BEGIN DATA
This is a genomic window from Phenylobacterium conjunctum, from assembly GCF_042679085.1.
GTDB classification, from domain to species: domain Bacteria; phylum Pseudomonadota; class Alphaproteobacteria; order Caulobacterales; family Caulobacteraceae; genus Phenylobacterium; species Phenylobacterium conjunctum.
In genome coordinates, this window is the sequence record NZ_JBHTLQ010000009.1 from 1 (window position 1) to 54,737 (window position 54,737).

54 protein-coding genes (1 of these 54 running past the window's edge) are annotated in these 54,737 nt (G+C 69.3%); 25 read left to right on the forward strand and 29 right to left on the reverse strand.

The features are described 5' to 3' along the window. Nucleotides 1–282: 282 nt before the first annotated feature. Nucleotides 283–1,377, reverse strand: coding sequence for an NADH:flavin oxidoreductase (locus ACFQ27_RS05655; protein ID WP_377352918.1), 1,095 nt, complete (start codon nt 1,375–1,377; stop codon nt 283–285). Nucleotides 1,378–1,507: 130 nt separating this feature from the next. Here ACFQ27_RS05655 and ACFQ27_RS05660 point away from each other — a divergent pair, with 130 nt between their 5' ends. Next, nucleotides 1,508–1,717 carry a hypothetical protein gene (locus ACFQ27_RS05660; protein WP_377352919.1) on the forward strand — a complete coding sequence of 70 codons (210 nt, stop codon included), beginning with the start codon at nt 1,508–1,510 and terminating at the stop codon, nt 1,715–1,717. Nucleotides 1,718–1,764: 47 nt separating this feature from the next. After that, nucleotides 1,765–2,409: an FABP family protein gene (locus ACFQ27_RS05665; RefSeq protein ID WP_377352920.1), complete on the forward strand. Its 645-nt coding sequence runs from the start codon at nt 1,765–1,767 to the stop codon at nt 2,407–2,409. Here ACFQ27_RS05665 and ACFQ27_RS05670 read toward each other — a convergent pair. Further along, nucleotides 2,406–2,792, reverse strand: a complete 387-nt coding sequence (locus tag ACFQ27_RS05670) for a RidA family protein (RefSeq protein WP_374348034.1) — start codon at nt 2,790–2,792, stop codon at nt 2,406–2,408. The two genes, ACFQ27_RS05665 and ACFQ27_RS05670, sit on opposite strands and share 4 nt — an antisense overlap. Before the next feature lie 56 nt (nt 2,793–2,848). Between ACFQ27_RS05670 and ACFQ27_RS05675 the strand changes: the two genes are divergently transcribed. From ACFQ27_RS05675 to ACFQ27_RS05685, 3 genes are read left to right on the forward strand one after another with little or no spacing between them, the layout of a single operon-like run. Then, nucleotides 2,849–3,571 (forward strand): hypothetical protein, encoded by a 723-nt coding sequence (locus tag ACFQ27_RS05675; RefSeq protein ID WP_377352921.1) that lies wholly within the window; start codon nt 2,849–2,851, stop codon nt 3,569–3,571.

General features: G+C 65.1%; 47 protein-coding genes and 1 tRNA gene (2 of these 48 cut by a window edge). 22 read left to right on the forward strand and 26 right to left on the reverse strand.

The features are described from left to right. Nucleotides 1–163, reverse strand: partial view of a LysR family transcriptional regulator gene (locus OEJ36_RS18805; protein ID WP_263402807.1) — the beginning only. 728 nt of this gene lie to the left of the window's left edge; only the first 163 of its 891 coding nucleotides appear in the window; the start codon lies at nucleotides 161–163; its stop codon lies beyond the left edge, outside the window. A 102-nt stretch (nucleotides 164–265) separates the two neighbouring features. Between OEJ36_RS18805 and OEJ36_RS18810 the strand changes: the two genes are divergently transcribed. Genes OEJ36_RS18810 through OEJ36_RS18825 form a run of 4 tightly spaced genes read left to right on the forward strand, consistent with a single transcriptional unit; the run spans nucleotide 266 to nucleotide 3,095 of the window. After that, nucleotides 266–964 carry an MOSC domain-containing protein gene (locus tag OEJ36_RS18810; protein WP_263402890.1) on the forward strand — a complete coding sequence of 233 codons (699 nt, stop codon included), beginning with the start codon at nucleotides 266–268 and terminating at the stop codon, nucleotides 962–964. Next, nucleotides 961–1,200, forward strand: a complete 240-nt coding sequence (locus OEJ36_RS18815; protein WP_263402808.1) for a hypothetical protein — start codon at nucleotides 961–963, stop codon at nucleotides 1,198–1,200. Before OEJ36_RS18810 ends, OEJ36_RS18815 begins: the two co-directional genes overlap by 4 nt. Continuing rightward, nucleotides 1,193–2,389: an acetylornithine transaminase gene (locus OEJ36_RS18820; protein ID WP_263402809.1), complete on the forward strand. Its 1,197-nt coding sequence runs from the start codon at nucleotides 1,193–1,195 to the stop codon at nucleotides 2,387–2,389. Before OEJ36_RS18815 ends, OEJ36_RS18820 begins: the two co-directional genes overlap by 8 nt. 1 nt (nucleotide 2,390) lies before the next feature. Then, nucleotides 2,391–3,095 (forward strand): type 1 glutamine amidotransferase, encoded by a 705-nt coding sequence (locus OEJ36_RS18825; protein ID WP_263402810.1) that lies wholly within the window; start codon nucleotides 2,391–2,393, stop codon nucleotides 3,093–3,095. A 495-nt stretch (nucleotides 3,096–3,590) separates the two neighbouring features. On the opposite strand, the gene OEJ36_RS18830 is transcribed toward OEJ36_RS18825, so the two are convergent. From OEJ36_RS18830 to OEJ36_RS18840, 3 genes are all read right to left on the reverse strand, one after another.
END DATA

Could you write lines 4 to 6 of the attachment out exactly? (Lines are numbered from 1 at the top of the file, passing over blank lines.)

54 protein-coding genes (1 of these 54 running past the window's edge) are annotated in these 54,737 nt (G+C 69.3%); 25 read left to right on the forward strand and 29 right to left on the reverse strand.

The features are described 5' to 3' along the window. Nucleotides 1–282: 282 nt before the first annotated feature. Nucleotides 283–1,377, reverse strand: coding sequence for an NADH:flavin oxidoreductase (locus ACFQ27_RS05655; protein ID WP_377352918.1), 1,095 nt, complete (start codon nt 1,375–1,377; stop codon nt 283–285). Nucleotides 1,378–1,507: 130 nt separating this feature from the next. Here ACFQ27_RS05655 and ACFQ27_RS05660 point away from each other — a divergent pair, with 130 nt between their 5' ends. Next, nucleotides 1,508–1,717 carry a hypothetical protein gene (locus ACFQ27_RS05660; protein WP_377352919.1) on the forward strand — a complete coding sequence of 70 codons (210 nt, stop codon included), beginning with the start codon at nt 1,508–1,510 and terminating at the stop codon, nt 1,715–1,717. Nucleotides 1,718–1,764: 47 nt separating this feature from the next. After that, nucleotides 1,765–2,409: an FABP family protein gene (locus ACFQ27_RS05665; RefSeq protein ID WP_377352920.1), complete on the forward strand. Its 645-nt coding sequence runs from the start codon at nt 1,765–1,767 to the stop codon at nt 2,407–2,409. Here ACFQ27_RS05665 and ACFQ27_RS05670 read toward each other — a convergent pair. Further along, nucleotides 2,406–2,792, reverse strand: a complete 387-nt coding sequence (locus tag ACFQ27_RS05670) for a RidA family protein (RefSeq protein WP_374348034.1) — start codon at nt 2,790–2,792, stop codon at nt 2,406–2,408. The two genes, ACFQ27_RS05665 and ACFQ27_RS05670, sit on opposite strands and share 4 nt — an antisense overlap. Before the next feature lie 56 nt (nt 2,793–2,848). Between ACFQ27_RS05670 and ACFQ27_RS05675 the strand changes: the two genes are divergently transcribed. From ACFQ27_RS05675 to ACFQ27_RS05685, 3 genes are read left to right on the forward strand one after another with little or no spacing between them, the layout of a single operon-like run. Then, nucleotides 2,849–3,571 (forward strand): hypothetical protein, encoded by a 723-nt coding sequence (locus tag ACFQ27_RS05675; RefSeq protein ID WP_377352921.1) that lies wholly within the window; start codon nt 2,849–2,851, stop codon nt 3,569–3,571.

General features: G+C 65.1%; 47 protein-coding genes and 1 tRNA gene (2 of these 48 cut by a window edge). 22 read left to right on the forward strand and 26 right to left on the reverse strand.